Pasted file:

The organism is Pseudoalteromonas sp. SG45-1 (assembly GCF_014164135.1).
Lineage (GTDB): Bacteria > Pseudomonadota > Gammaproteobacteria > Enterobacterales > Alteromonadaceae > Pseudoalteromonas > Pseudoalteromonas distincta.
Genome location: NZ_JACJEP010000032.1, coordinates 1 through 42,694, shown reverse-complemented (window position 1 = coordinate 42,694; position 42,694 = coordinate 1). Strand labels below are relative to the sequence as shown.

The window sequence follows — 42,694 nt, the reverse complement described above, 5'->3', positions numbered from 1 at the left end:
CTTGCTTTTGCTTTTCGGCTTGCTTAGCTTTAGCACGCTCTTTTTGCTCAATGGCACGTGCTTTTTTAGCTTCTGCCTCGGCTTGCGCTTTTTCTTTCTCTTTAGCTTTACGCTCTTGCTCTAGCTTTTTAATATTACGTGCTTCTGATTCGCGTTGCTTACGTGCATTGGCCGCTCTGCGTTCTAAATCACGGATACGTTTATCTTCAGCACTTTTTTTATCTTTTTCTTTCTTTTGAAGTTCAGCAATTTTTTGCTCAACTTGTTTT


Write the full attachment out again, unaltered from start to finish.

The organism is Pseudoalteromonas sp. SG45-1 (assembly GCF_014164135.1).
Lineage (GTDB): Bacteria > Pseudomonadota > Gammaproteobacteria > Enterobacterales > Alteromonadaceae > Pseudoalteromonas > Pseudoalteromonas distincta.
Genome location: NZ_JACJEP010000032.1, coordinates 1 through 42,694, shown reverse-complemented (window position 1 = coordinate 42,694; position 42,694 = coordinate 1). Strand labels below are relative to the sequence as shown.

The window sequence follows — 42,694 nt, the reverse complement described above, 5'->3', positions numbered from 1 at the left end:
CTTGCTTTTGCTTTTCGGCTTGCTTAGCTTTAGCACGCTCTTTTTGCTCAATGGCACGTGCTTTTTTAGCTTCTGCCTCGGCTTGCGCTTTTTCTTTCTCTTTAGCTTTACGCTCTTGCTCTAGCTTTTTAATATTACGTGCTTCTGATTCGCGTTGCTTACGTGCATTGGCCGCTCTGCGTTCTAAATCACGGATACGTTTATCTTCAGCACTTTTTTTATCTTTTTCTTTCTTTTGAAGTTCAGCAATTTTTTGCTCAACTTGTTTT